We are pleased to forward you the review of Ocalan’s latest book by Prof Michael M. Gunter

Michael M. Gunter, Tennessee Technological University; author of Historical Dictionary of the
Kurds, 2nd ed. (Scarecrow Press, 2011)

The review is to be published soon at the journal Middle East Policy Vol. 18; No. 3 (Fall 2011), pp. 173-175 (attached).
It will also be available online at www.mepc.org <http://www.mepc.org>.

For information on the book and other writings by Ocalan and the campaign in UK please contact
Peace in Kurdistan Campaign: [email protected]
Pluto Press: www.plutobooks.com
Transmedia Publishing Ltd: Klaus Happel [email protected]

Book Reviews
Prison Writings: The PKK and the Kurdish Question in the 21st Century, by Abdullah
Ocalan. Translated and edited by Klaus Happel. Transmedia Publishing Ltd., 2011.
180 pages. $35.00.
Michael M. Gunter, Tennessee Technological University; author of Historical Dictionary of the
Kurds, 2nd ed. (Scarecrow Press, 2011)
This is a remarkable book, especially considering that Abdullah Ocalan, since its inception in
1978, has been the leader of the Kurdistan Workers Party (PKK), an organization officially classified
as “terrorist” by Turkey, the United States and the European Union (EU), but considered by
many as a Kurdish liberation organization. What is more, although Ocalan has been imprisoned
in Turkey since February 1999, he was still able to write this book without any notes or other
research materials.
The book is divided into two parts. The first elaborates Ocalan’s comprehension of Middle
East history from prehistoric times to the present, with the purpose of specifically understanding
how the Kurdish question fits into the scheme of things. His analysis is often arcane and jargonfilled,
but certainly informed. Basically he applies a modified Marxist matrix that includes the
roles of mythology, religion, philosophy, science and technology in historical change. Thus, he
rejects any single causal explanation in order to allow for historical indeterminacy. In conclusion,
he argues for a post-state-centric, democratic federation/civilization that combines the universal
democratic values of the European enlightenment with the deeply rooted cultural values of Middle
Eastern societies. “This is how, I believe, the current clash of civilizations between Europe and
the East will end: reconciliation and eventually something new” (p. 40). One is impressed that
Ocalan’s words, penned several years ago, seem to have predicted the popular revolt and possible
political transformation the Middle East is currently undergoing.
Although he blames “gangs within our organization and open banditry, [which] arranged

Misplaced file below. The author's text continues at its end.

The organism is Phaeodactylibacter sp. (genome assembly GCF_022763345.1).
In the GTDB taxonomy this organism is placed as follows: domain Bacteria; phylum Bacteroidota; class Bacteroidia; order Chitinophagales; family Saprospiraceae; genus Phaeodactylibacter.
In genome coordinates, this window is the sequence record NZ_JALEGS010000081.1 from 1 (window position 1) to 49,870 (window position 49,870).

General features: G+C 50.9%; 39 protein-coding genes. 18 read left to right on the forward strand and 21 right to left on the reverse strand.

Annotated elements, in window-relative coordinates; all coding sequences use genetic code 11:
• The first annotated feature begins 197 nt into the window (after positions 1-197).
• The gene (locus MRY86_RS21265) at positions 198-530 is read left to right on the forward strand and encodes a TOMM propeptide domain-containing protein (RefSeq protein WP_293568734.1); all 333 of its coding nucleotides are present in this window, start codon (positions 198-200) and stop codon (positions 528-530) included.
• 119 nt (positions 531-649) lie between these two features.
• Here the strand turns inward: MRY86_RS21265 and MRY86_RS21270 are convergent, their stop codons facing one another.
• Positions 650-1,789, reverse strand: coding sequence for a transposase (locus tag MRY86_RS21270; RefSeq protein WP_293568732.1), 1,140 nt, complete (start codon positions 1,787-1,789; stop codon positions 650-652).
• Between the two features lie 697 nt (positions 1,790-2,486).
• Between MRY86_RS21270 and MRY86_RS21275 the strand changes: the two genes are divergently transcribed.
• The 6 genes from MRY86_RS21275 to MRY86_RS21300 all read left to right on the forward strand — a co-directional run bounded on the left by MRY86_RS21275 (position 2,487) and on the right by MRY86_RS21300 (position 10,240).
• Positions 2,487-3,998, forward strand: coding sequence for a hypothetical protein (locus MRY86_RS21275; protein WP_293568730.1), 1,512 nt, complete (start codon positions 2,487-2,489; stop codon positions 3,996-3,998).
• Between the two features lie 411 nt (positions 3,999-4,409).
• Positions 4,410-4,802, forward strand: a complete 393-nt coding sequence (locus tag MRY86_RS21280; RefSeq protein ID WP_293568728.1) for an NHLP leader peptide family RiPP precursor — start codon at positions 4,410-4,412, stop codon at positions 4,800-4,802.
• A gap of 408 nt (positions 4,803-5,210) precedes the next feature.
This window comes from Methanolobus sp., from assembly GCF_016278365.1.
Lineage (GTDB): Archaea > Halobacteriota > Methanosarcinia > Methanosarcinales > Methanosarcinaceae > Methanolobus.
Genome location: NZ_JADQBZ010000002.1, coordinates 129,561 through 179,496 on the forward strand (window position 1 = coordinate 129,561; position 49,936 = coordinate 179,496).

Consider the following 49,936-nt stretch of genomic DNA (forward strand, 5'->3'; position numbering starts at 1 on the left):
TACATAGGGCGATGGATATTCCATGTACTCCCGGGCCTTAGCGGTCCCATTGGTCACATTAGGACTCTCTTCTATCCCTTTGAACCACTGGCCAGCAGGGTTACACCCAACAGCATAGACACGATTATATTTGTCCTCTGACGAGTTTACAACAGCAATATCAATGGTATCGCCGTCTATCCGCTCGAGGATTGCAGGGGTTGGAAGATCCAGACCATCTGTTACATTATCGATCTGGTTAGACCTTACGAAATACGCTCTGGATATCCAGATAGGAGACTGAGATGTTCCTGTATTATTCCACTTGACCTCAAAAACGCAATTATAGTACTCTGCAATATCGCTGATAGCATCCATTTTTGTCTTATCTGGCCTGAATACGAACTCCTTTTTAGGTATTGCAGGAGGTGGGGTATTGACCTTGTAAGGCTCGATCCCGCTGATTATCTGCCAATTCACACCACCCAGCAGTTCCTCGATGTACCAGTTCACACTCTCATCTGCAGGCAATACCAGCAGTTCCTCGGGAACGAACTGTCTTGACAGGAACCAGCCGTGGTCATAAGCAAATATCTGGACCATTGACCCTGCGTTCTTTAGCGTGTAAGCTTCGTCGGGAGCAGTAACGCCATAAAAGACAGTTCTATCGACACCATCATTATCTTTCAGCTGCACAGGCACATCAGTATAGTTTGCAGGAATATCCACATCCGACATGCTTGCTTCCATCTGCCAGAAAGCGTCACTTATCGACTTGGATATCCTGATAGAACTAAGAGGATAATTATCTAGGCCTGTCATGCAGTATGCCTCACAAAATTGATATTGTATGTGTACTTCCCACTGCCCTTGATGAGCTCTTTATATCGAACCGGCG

needless, haphazard operations, sending young people to their death in droves” (p. 54), Ocalan also
repeatedly admits his own past errors. “The intensity of the war was caused by the widespread pettybourgeois
mentality, a certain peasant stupidity and the political and military leadership’s irresponsibility
and incapability” (p. 64). “Our theory, programme and praxis of the 1970s produced nothing
but futile separatism and violence and even worse…. The nationalism we should have opposed
infested all of us” (p. 44). Turkey does not escape blame either: “When in the years after the Second
World War democracy became the fundament of contemporary civilization, successive Turkish governments
failed to follow suit…. They sought to preserve their oligarchic power” (pp. 74-75).
The second part of Ocalan’s book deals specifically with the PKK and its role in the Kurdish
movement and the transformation of the Middle East. Here the text suddenly becomes much
easier to follow. Ocalan’s main point is his proposed solution to the Kurdish problem, a proposal
he returns to repeatedly. “We want to work towards a situation where all the geographic parts of
Kurdistan will form democratic political unities with the states that they presently belong to…. A
separate, isolated Kurdistan is the wrong political objective” (p. 62). Again, Ocalan emphasizes
that “we need to recognise the existing borders of the Middle East as fixed and therefore lead a
struggle for basic rights and democracy within the existing countries and states” (p. 90). The result
would be that “a Turkish nation which recognizes the existence of the Kurds as an ethnic group in
their own right will only result in more respect from the Kurds and less desire for secession” (p.
79). Thus, “a new constitution is needed, a constitution oriented towards democracy” (p. 78). To
accomplish this goal, “we should always be willing to compromise…. Violence should only be
used where self-defence is legitimate and necessary” (p. 68). Indeed, “we need to create a willingness
to forgive the other side” (p. 44). Taken at face value, these are not the words of a terrorist,
© 2011, The Authors Middle East Policy © 2011, Middle East Policy Council
Middle East Policy, Vol. XVIII, No. 3, Fall 2011